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Tufts University School of Medicine

John Leong

Edith Rieva and Hyman S. Trilling Professor of Molecular Biology & Microbiology
Department: Molecular Biology and Microbiology
Programs: Biomedical Sciences, Immunology, Molecular Microbiology
Laboratory: Arnold 511E

John Leong

Edith Rieva and Hyman S. Trilling Professor of Molecular Biology & Microbiology
Department: Molecular Biology and Microbiology
Programs: Biomedical Sciences, Immunology, Molecular Microbiology
Laboratory: Arnold 511E

Phone 617-636-0488
Lab phone: 617-636-0906
Office: Arnold 511E
Campus: Boston

Links

Biography

​In causing disease, bacterial pathogens establish an infectious niche and generate damage within the mammalian host. We investigate three bacterial pathogens to understand the host-microbe interactions that promote colonization and disease, and then, during resolution of infection, mediate microbial clearance. Enterohemorrhagic Escherichia coli O157:H7 is a food-borne intestinal pathogen that that injects into intestinal epithelial cells proteins that stimulate actin polymerization directly beneath bound bacteria. We are studying the action of these proteins to understand how interactions between these bacteria and the intestinal epithelium promote colonization and disease, as well as to gain insight into fundamental mechanisms of actin assembly in mammalian cells. Streptococcus pneumoniae, an important cause of lung infection, and pathogenic spirochetes, such as the Lyme disease spirochete Borrelia burgdorferi, each can establish a localized infection but are also capable of spreading throughout the host. We investigate the microbe-host cell interactions that promote tissue invasion and systemic spread, as well as the components of the host immune response that contribute to immune protection and bacterial clearance.

Education

  • BA, Biology, Brown University
  • MD, PhD, Molecular Biology, Brown University
  • Postdoctoral Training, Tufts University School of Medicine

Research synopsis

In causing disease, bacterial pathogens establish an infectious niche and generate damage within the mammalian host. We investigate three bacterial pathogens to understand the host-microbe interactions that promote colonization and disease, and then, during resolution of infection, mediate microbial clearance. Enterohemorrhagic Escherichia coli (EHEC) O157:H7 is a food-borne intestinal pathogen that that colonizes the intestinal epithelium and produces shiga toxin, a which is responsible for cause systemic disease, including renal failure. We developed a murine model of EHEC infection to understand mechanisms of colonization and disease, as well as to develop therapeutic or preventative interventions. Streptococcus pneumoniae, an important cause of lung infection, causes damage largely by inducing a vigorous host inflammatory response, and we are investigating how the pathogen is recognized by the host with a goal of modulating the acute immune response to mitigate disease. Finally, the Lyme disease spirochete Borrelia burgdorferi, each can establish a localized infection but are also capable of spreading throughout the host. We investigate spirochete-host interactions that promote bloodstream survival and tissue invasion.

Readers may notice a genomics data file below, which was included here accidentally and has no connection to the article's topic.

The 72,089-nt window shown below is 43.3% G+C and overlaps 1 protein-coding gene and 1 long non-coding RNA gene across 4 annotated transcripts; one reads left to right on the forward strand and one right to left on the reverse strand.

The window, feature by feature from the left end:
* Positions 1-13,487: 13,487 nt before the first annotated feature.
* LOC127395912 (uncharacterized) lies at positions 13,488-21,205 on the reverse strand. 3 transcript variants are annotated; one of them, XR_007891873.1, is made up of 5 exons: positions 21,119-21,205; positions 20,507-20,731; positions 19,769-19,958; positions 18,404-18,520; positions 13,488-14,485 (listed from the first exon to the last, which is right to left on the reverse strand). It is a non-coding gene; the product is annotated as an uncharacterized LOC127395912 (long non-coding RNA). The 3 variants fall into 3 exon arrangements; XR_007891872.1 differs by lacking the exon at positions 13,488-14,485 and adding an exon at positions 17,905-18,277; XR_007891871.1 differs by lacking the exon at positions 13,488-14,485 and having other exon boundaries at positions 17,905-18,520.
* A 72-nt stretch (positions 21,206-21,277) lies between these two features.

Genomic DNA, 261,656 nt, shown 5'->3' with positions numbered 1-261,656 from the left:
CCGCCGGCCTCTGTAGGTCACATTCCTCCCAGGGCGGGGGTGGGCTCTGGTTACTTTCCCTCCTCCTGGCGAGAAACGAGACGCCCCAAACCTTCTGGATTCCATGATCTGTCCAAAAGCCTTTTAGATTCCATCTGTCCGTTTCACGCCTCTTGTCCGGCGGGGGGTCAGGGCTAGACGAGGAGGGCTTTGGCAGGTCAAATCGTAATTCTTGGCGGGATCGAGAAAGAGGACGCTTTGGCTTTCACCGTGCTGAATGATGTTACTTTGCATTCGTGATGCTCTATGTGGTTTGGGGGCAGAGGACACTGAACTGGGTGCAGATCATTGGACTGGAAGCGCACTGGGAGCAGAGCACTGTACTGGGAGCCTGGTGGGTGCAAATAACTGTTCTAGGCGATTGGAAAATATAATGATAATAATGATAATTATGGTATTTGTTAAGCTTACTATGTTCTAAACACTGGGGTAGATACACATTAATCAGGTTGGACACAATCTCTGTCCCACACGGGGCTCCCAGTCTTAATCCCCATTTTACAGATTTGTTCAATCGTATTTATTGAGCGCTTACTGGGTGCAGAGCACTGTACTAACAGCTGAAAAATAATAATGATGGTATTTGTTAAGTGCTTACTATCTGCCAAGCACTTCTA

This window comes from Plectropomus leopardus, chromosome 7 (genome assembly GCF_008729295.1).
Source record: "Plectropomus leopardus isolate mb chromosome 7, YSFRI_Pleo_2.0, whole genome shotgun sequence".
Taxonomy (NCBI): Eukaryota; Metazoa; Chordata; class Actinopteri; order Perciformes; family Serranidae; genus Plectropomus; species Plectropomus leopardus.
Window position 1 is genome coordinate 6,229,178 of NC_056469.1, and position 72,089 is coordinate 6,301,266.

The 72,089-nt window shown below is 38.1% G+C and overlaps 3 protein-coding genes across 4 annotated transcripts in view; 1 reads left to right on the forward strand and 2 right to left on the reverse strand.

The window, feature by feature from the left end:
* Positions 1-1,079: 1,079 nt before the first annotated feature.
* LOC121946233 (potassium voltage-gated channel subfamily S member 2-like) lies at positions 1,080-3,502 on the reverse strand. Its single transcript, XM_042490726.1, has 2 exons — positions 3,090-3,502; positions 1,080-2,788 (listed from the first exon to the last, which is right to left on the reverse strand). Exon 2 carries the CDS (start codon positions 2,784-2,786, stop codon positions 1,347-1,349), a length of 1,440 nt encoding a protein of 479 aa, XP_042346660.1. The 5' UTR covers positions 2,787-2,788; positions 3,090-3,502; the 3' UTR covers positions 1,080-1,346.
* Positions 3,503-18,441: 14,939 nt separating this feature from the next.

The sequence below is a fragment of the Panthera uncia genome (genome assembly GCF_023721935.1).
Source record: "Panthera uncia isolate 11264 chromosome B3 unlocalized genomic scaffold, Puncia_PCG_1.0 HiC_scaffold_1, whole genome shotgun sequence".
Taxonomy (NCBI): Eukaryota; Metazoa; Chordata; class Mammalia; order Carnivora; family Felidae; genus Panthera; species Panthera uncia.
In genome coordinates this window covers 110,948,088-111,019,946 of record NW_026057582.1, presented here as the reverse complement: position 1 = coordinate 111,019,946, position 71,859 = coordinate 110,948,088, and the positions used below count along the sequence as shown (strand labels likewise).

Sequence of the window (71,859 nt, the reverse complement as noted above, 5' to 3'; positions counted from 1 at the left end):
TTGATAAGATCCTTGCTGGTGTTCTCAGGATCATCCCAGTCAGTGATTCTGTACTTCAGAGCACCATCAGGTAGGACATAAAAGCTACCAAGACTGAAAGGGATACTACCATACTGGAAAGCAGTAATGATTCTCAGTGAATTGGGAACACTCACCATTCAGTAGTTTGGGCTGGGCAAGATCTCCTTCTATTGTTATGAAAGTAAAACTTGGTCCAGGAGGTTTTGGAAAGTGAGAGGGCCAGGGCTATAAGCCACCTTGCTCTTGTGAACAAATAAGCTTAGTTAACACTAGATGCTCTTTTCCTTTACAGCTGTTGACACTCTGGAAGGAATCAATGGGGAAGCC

Publications

Lin YP, Leong JM. 2017. Characterization of Borrelia burgdorferi binding to mammalian cells and extracellular matrix. Methods Mol Biol 1690: 57-67.

Caine JA, Lin YP, Kessler JR, Sato H, Leong JM, Coburn J. 2017. Borrelia burgdorferi outer surface protein C (OspC) binds complement component C4b and confers bloodstream survival. Cell Microbiol. Epub ahead of print.

Bhowmick R, Clark S, Bonventre JV, Leong JM, McCormick BA 2017. Cytosolic phospholipase A2α promotes pulmonary inflammation and systemic disease during Streptococcus pneumoniae infection. Infect Immun. Epub ahead of print.

Bou Ghanem EN, Lee JN, Joma BH, Meydani SN, Leong JM, Panda A. 2017. The Alpha-tocopherol form of Vitamin E boosts elastase activity of human PMNs and their ability to kill Streptococcus pneumoniae. Front Cell Infect Microbiol. 7:161.

Flowers LJ, Bou Ghanem EN, Leong JM. 2016. Synchronous disease kinetics in a murine model for enterohemorrhagic E. coli infection using food-borne inoculation. Front Cell Infect Microbiol. 6:138. Synchronous Disease Kinetics in a Murine Model for Enterohemorrhagic E. coli Infection Using Food-Borne Inoculation.

Jandhyala DM, Wong J, Mantis NJ, Magun BE, Leong JM, Thorpe CM. 2016. A novel Zak knockout mouse with a defective ribotoxic stress response. Toxins (Basel) 8: 9.